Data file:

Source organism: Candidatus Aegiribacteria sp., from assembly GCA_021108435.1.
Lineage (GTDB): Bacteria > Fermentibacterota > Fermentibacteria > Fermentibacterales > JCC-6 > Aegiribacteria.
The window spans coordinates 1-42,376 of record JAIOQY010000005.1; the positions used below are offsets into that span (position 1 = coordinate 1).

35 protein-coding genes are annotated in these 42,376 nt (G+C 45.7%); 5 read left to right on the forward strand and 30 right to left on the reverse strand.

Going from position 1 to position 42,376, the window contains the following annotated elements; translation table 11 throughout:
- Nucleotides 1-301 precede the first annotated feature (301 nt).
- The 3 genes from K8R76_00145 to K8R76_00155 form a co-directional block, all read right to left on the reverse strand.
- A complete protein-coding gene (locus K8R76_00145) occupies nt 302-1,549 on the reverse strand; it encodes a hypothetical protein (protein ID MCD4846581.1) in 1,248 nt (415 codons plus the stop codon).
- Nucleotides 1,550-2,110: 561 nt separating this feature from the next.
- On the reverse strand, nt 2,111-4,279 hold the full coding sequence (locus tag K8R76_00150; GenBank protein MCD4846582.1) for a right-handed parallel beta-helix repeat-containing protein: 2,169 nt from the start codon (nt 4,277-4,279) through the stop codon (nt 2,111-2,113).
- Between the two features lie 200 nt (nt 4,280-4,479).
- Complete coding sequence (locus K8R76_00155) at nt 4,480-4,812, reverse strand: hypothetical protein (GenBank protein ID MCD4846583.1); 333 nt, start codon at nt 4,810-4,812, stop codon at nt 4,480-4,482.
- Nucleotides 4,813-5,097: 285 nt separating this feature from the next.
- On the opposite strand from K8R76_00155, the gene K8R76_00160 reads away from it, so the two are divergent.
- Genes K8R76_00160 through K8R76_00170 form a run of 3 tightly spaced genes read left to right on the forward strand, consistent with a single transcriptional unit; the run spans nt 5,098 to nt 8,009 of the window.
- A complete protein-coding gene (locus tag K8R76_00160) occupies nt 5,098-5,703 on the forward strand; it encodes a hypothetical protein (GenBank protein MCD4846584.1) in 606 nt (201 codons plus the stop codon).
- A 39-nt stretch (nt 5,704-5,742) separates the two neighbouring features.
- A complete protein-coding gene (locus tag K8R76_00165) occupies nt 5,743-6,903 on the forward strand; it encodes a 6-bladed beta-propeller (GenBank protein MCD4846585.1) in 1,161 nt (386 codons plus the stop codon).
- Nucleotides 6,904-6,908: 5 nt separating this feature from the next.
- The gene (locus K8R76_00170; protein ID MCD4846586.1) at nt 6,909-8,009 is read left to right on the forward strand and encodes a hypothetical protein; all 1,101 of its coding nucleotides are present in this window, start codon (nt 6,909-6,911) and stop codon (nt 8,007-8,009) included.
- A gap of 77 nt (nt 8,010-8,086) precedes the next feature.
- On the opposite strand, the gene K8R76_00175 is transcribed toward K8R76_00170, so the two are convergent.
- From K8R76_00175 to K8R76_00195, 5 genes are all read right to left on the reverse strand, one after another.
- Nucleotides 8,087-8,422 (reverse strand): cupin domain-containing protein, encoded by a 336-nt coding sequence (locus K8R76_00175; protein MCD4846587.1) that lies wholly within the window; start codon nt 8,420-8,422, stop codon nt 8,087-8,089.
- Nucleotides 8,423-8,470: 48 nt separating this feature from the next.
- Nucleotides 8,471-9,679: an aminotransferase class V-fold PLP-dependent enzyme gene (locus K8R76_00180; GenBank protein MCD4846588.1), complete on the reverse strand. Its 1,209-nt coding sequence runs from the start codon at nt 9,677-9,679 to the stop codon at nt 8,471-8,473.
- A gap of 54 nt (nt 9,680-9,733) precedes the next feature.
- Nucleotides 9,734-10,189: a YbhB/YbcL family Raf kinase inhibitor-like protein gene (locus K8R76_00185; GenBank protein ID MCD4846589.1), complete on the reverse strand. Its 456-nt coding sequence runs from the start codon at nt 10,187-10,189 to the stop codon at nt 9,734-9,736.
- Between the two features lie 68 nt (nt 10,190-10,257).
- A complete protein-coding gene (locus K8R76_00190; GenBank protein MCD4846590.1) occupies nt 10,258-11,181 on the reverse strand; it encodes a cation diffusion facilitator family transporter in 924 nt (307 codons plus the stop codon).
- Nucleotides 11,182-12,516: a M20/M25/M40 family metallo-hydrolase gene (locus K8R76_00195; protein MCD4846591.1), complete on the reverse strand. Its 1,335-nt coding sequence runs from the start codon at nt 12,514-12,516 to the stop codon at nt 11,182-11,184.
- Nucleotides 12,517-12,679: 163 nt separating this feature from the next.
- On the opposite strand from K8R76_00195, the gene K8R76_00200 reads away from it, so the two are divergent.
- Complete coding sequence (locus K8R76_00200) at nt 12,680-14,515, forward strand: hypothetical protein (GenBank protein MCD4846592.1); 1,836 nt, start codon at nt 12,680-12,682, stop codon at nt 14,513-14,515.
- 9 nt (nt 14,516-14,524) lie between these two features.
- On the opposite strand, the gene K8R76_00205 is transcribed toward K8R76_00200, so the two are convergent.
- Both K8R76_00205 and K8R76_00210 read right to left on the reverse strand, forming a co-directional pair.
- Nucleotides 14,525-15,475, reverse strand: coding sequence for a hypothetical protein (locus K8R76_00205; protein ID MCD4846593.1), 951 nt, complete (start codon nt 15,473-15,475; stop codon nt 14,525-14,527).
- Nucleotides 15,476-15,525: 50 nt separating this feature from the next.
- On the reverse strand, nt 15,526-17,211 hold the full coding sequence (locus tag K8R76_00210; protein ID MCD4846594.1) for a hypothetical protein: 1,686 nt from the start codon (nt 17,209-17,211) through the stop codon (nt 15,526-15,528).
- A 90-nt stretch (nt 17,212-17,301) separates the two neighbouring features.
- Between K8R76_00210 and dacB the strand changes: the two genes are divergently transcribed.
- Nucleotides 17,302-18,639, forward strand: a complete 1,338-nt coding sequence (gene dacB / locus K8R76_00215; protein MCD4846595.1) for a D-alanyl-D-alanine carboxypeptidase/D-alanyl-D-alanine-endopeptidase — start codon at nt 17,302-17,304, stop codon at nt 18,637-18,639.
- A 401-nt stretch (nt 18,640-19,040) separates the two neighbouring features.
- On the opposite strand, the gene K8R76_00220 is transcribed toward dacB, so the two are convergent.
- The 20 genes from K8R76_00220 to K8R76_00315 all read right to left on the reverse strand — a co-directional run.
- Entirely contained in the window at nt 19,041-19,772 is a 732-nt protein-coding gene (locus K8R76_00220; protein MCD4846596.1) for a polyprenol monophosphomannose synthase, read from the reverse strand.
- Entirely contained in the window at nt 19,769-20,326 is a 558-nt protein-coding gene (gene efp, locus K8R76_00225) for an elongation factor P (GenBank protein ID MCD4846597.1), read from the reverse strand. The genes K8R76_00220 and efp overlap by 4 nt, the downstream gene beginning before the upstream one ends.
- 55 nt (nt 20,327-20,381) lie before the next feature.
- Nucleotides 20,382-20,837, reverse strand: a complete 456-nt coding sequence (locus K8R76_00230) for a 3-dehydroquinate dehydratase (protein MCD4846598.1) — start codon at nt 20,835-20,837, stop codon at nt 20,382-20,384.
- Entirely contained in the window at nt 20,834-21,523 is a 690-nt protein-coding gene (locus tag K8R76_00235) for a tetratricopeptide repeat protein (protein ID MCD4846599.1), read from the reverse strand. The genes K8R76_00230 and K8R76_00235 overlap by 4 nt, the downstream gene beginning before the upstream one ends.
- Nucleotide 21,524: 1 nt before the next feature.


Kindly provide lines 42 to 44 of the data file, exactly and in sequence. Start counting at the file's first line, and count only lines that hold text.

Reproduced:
- Between K8R76_00210 and dacB the strand changes: the two genes are divergently transcribed.
- Nucleotides 17,302-18,639, forward strand: a complete 1,338-nt coding sequence (gene dacB / locus K8R76_00215; protein MCD4846595.1) for a D-alanyl-D-alanine carboxypeptidase/D-alanyl-D-alanine-endopeptidase — start codon at nt 17,302-17,304, stop codon at nt 18,637-18,639.
- A 401-nt stretch (nt 18,640-19,040) separates the two neighbouring features.